As infants, when we want something, we cry. As adolescents when we want something we rebel, sulk, or just keep asking. As adults when we want something we negotiate or fight.
All of these behaviors are ways of exercising our power in an attempt to get what we want. But there is a better way . . . we can learn to embody the power of presence.
Power is the ability to influence
Most of us go through our lives continuing to use the same behaviors—crying, sulking, rebelling, negotiating, and fighting. At times, these behaviors are appropriate ways to exercise our power. Power is the ability to influence, and all of these behaviors, learned early in life, are attempts to influence another person or a situation.
But, as we mature, there is a better way to exercise our power. Instead of using force, which is what’s happening in the above examples, we can use presence. There is a significant and profound difference between the power of force and the power of presence, which you can learn more about here.
The power of force relies on forcing things to happen or forcing people to behave in certain ways. It has a combative quality to it. “I will make you do X.” And force creates resistance. What do you do when someone tells you how to behave? If you’re like most people, you resist. It’s a natural and immediate response for most of us.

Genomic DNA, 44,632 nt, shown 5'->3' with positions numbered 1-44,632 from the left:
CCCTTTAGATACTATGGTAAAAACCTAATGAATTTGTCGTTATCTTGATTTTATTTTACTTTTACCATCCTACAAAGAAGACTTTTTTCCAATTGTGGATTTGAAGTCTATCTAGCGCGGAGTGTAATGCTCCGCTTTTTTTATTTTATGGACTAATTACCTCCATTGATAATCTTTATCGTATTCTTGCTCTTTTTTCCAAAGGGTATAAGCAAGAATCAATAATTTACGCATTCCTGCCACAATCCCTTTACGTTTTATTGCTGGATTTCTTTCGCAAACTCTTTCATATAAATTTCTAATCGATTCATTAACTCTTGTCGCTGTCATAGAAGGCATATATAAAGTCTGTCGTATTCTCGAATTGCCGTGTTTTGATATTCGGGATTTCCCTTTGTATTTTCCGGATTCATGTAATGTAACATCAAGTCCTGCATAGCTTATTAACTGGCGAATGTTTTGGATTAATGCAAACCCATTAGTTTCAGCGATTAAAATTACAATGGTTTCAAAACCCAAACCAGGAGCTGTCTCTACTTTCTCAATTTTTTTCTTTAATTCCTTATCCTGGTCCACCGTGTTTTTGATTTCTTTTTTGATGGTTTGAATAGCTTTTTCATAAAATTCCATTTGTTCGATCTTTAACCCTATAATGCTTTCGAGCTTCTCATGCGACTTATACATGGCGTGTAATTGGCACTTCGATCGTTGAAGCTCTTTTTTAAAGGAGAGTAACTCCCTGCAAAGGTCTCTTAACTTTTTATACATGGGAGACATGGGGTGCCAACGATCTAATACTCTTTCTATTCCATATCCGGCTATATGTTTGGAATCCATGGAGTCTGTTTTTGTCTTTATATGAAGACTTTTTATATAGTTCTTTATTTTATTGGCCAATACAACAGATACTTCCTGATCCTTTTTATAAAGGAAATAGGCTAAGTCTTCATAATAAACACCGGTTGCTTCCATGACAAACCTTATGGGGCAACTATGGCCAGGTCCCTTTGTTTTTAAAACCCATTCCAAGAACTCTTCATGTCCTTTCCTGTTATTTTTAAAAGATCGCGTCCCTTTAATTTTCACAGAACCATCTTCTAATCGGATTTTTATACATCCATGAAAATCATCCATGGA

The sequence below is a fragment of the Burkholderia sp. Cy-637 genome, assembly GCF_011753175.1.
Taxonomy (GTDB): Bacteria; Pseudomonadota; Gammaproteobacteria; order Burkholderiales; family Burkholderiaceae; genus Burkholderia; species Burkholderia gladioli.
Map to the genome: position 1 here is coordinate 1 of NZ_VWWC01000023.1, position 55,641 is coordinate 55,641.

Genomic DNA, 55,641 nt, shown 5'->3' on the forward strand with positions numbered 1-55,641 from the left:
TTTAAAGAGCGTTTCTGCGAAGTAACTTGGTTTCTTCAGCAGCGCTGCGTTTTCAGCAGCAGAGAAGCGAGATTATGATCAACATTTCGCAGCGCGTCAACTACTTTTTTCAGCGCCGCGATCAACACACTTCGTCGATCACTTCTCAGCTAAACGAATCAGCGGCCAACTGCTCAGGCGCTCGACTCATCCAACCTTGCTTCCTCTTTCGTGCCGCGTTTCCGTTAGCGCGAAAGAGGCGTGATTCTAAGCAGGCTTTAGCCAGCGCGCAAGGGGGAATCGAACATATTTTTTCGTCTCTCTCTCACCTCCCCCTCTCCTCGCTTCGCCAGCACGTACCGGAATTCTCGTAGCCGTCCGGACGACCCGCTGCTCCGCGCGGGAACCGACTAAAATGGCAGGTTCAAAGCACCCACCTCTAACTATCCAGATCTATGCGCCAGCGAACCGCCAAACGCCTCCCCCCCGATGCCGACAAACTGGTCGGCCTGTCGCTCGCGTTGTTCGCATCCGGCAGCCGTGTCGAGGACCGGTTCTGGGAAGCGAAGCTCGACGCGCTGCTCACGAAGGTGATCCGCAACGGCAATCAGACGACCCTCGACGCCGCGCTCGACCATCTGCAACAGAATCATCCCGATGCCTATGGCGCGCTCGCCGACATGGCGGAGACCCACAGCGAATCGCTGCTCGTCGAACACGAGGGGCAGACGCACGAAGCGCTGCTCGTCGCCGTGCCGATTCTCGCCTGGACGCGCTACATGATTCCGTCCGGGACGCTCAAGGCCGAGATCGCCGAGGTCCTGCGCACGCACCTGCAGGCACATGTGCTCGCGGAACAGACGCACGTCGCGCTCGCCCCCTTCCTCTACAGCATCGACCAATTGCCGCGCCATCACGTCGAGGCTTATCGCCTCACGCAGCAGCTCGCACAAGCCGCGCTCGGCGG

The power of presence depends upon being present (here and now), showing up (not withholding), and listening or sharing while maintaining a state of equanimity. Presence does not create resistance; it creates respect. And it is a way to exercise power without exhausting oneself.
The power of presence is not always appropriate, but in any situation where you find yourself exercising the power of force, I invite you to step back and ask yourself, “Is there a way that I could use my presence—rather than force—in this situation?”
To embody the power of presence requires a few things.
- First and foremost, being present in the moment.
- Recognizing that you and your nervous system are separate from the people with whom you are interacting. This allows you to witness them without being reactive. What they say and do is about them, not you.
- Knowing your values—what’s negotiable and what’s not.
- Being willing and able to clearly express yourself, including your vulnerabilities.
- Seeing the bigger picture so that you don’t get lost in details that may be disagreeable to you.
When you embody the power of presence you may or may not get the specific thing or result that you are seeking, but you will experience a state of equanimity and centeredness that is rewarding in and of itself. Based on our experience, very often you may also get the result you are hoping for. We’re offering a free i-Workshop if this subject interests you.